CRITIQUE: Hidden in Plain View: The Secret Story of Quilts and the Underground Railroad

[This is the text of the two-page printed statement distributed by Giles Wright at the June 4, 2001 Underground Railroad Day at the Camden County Historical Society. Mr. Wright was the keynote speaker at that event.]

As someone keenly interested in the Underground Railroad (UGRR), especially its history in New Jersey, I felt compelled to write this critique of Hidden in Plain View: The Secret Story of Quilts and the Underground Railroad.

Slave Quilts_rebuttal

Photo: Hoag Levins

Historian Giles R. Wright is the Director of the New Jersey Historical Commission's Afro-American History Program and the author of a number of books and other publications on the subject of black history.
I was concerned that this study greatly misrepresents the operation of the UGRR; it gives those who know very little about black American history in general and the UGRR in particular a distorted view of this form of slave protest. The UGRR, shrouded as it is already in many myths and legends, hardly needs another. And as I encountered many who had read this book, all of whom believed its argument, I became convinced that the making of another UGRR myth was already under way. This critique seeks to help in reversing this process.

There are many reasons why I reject the central thesis of Hidden in Plain View: that quilts were used to send coded messages to UGRR participants. Among these reasons are the following:

  1. Neither of the co-authors is a black historian. In order to write knowledgeably about the UGRR, you must first be a student of the large black historical experience in which the story of the UGRR is located. Jacqueline L. Tobin teaches women studies at the University of Denver; Dr. Raymond G. Dobard is an art/quilt historian at Howard University. Neither is therefore really equipped to discuss the Underground Railroad. The book's many factual errors,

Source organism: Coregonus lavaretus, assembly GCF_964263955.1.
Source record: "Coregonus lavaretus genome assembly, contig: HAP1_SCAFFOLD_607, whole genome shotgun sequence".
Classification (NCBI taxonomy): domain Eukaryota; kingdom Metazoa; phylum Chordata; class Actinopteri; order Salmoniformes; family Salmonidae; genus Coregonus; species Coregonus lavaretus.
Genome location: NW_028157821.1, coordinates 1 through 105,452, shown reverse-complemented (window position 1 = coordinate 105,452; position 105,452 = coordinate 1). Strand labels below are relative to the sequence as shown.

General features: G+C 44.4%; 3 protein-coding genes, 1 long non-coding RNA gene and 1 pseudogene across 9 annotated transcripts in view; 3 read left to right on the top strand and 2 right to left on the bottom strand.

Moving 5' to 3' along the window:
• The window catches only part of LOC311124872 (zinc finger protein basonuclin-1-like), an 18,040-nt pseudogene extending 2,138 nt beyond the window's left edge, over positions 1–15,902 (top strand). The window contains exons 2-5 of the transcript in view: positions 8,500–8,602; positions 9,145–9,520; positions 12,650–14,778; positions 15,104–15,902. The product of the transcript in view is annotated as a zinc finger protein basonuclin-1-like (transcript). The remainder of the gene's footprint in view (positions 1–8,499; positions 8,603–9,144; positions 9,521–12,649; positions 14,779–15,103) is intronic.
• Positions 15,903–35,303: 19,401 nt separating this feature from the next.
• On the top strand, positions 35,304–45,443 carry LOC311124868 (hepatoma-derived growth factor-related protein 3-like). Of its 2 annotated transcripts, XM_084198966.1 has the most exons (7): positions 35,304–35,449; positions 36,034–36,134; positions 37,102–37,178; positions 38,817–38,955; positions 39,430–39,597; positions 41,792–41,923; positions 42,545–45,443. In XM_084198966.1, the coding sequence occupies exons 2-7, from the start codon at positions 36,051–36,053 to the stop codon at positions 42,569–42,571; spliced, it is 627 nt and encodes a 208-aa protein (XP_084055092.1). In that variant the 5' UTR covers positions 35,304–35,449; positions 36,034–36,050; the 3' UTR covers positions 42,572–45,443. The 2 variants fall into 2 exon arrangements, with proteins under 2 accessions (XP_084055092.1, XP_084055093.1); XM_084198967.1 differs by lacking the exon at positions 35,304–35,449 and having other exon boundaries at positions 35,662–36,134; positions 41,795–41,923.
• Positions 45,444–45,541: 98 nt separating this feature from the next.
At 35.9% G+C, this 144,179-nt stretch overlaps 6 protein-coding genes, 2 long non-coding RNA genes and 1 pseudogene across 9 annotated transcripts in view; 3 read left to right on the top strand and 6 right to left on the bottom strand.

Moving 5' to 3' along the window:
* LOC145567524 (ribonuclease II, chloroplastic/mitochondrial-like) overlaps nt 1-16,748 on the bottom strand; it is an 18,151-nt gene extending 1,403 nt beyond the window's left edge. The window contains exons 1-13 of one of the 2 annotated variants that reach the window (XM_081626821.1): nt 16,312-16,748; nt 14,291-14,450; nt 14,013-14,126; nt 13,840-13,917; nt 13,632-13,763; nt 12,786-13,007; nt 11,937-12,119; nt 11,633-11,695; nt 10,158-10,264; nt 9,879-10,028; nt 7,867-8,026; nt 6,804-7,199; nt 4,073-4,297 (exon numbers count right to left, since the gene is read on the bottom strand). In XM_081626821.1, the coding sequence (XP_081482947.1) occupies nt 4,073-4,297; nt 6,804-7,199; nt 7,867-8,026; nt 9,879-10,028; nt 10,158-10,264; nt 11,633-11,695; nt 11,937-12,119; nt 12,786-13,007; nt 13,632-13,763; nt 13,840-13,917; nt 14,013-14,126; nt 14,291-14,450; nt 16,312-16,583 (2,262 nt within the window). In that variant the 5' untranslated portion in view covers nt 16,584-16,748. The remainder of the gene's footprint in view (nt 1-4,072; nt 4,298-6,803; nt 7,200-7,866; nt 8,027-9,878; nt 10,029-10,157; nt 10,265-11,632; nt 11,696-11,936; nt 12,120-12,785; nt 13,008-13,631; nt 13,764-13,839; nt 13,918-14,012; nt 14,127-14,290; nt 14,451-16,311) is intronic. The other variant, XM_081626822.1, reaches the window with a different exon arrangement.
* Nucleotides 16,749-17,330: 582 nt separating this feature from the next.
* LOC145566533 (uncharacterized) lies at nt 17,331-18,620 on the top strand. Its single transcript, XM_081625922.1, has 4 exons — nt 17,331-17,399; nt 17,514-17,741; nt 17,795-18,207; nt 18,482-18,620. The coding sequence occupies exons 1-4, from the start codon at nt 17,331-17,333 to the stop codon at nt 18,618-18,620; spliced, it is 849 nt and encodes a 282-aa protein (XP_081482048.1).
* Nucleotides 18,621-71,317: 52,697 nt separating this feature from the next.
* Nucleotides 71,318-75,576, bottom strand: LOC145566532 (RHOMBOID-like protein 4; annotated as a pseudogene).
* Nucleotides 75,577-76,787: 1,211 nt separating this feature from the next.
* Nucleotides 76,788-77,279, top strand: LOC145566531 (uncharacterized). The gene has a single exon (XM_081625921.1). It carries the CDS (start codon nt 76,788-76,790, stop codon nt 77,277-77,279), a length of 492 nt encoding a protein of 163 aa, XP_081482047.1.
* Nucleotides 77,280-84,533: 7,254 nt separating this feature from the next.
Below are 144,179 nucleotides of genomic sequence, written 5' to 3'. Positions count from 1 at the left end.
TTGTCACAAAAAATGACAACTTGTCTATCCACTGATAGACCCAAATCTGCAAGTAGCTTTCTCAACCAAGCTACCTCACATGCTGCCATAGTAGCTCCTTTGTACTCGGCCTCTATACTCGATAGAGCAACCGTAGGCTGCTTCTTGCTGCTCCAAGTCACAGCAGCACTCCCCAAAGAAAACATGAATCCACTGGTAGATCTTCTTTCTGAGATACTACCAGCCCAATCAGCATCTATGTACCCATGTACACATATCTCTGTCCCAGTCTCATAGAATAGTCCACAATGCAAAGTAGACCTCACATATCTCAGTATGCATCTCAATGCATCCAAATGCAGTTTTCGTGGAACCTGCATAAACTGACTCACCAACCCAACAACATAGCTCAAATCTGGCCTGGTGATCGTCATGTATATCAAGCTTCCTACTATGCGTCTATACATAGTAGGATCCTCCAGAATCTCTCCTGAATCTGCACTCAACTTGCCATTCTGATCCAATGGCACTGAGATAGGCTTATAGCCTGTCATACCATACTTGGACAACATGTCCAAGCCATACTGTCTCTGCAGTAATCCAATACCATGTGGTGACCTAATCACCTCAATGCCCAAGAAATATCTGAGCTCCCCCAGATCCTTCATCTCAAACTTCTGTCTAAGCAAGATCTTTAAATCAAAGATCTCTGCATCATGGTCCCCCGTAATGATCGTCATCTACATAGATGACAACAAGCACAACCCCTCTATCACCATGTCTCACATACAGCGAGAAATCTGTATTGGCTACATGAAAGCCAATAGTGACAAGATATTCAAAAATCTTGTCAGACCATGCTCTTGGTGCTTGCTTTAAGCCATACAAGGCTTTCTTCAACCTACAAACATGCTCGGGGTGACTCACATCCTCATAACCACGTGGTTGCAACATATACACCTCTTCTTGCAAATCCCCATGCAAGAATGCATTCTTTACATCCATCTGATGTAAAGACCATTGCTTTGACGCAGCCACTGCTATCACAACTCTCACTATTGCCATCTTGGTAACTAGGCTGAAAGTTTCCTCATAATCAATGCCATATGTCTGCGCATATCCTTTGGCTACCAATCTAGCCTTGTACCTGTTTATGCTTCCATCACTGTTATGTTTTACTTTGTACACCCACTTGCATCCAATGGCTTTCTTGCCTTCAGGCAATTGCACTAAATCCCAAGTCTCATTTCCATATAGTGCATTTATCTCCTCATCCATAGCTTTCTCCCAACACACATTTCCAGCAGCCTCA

Slave Quilts_rebuttal
    Published in 1999 by Doubleday, Hidden in Plain View purports to tell the story of a secret quilt-based communications system used by slaves escaping via the Underground Railroad.
    ones that would never be made by even a novice in the field of African American history, reveal this. I'll cite only three. First, Richard Allen established in 1816 the AME Church, not the "Bethel AME Church" (see page 60). Second, on page 62 the co-authors write: "In 1871... William Still, a free black in Philadelphia and a famous conductor..." This reference makes no sense because (a) slavery was outlawed in Philadelphia in 1780 and (b) the 13th Amendment was ratified in 1865. Also, Still was a "stationmaster," not a "conductor" like his friend Harriet Tubman. Third, George Rawick did not compile oral history interviews of former slaves in the 1930s as part of a WPA project (see page 62). Rawick, a well-known slave historian, was in fact born in 1929.